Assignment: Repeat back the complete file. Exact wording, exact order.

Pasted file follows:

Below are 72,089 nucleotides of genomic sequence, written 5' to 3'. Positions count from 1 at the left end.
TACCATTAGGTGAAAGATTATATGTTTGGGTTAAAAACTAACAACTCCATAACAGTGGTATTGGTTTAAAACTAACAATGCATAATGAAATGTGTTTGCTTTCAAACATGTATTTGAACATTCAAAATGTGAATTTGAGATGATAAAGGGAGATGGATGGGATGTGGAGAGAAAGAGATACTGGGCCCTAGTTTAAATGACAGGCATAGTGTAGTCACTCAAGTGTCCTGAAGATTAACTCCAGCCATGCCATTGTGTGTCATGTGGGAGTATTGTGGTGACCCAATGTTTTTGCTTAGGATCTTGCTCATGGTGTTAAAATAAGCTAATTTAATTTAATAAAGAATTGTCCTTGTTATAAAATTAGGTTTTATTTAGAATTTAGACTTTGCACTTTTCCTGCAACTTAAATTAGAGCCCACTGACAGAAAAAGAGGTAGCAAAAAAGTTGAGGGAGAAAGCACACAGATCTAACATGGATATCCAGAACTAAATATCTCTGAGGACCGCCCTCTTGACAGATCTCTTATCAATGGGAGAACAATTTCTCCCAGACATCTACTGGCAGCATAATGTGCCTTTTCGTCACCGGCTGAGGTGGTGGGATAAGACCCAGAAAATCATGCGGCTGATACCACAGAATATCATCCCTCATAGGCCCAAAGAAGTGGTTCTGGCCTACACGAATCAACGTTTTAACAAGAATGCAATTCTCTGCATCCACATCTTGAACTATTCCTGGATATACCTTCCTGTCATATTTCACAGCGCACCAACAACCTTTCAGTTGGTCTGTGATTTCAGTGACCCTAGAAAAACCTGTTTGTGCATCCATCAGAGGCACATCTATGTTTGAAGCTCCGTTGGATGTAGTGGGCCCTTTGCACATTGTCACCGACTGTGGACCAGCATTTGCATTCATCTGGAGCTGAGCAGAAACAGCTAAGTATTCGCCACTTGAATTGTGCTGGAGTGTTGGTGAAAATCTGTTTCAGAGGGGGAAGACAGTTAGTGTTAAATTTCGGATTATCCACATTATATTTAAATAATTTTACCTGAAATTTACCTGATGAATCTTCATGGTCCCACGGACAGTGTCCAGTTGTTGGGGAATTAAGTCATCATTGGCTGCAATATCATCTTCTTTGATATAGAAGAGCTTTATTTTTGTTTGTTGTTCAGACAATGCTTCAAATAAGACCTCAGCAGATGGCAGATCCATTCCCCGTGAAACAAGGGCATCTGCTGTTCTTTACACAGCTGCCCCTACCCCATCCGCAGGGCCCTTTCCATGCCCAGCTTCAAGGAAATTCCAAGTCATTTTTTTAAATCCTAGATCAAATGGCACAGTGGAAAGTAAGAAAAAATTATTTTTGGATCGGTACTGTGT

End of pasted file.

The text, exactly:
Below are 72,089 nucleotides of genomic sequence, written 5' to 3'. Positions count from 1 at the left end.
TACCATTAGGTGAAAGATTATATGTTTGGGTTAAAAACTAACAACTCCATAACAGTGGTATTGGTTTAAAACTAACAATGCATAATGAAATGTGTTTGCTTTCAAACATGTATTTGAACATTCAAAATGTGAATTTGAGATGATAAAGGGAGATGGATGGGATGTGGAGAGAAAGAGATACTGGGCCCTAGTTTAAATGACAGGCATAGTGTAGTCACTCAAGTGTCCTGAAGATTAACTCCAGCCATGCCATTGTGTGTCATGTGGGAGTATTGTGGTGACCCAATGTTTTTGCTTAGGATCTTGCTCATGGTGTTAAAATAAGCTAATTTAATTTAATAAAGAATTGTCCTTGTTATAAAATTAGGTTTTATTTAGAATTTAGACTTTGCACTTTTCCTGCAACTTAAATTAGAGCCCACTGACAGAAAAAGAGGTAGCAAAAAAGTTGAGGGAGAAAGCACACAGATCTAACATGGATATCCAGAACTAAATATCTCTGAGGACCGCCCTCTTGACAGATCTCTTATCAATGGGAGAACAATTTCTCCCAGACATCTACTGGCAGCATAATGTGCCTTTTCGTCACCGGCTGAGGTGGTGGGATAAGACCCAGAAAATCATGCGGCTGATACCACAGAATATCATCCCTCATAGGCCCAAAGAAGTGGTTCTGGCCTACACGAATCAACGTTTTAACAAGAATGCAATTCTCTGCATCCACATCTTGAACTATTCCTGGATATACCTTCCTGTCATATTTCACAGCGCACCAACAACCTTTCAGTTGGTCTGTGATTTCAGTGACCCTAGAAAAACCTGTTTGTGCATCCATCAGAGGCACATCTATGTTTGAAGCTCCGTTGGATGTAGTGGGCCCTTTGCACATTGTCACCGACTGTGGACCAGCATTTGCATTCATCTGGAGCTGAGCAGAAACAGCTAAGTATTCGCCACTTGAATTGTGCTGGAGTGTTGGTGAAAATCTGTTTCAGAGGGGGAAGACAGTTAGTGTTAAATTTCGGATTATCCACATTATATTTAAATAATTTTACCTGAAATTTACCTGATGAATCTTCATGGTCCCACGGACAGTGTCCAGTTGTTGGGGAATTAAGTCATCATTGGCTGCAATATCATCTTCTTTGATATAGAAGAGCTTTATTTTTGTTTGTTGTTCAGACAATGCTTCAAATAAGACCTCAGCAGATGGCAGATCCATTCCCCGTGAAACAAGGGCATCTGCTGTTCTTTACACAGCTGCCCCTACCCCATCCGCAGGGCCCTTTCCATGCCCAGCTTCAAGGAAATTCCAAGTCATTTTTTTAAATCCTAGATCAAATGGCACAGTGGAAAGTAAGAAAAAATTATTTTTGGATCGGTACTGTGT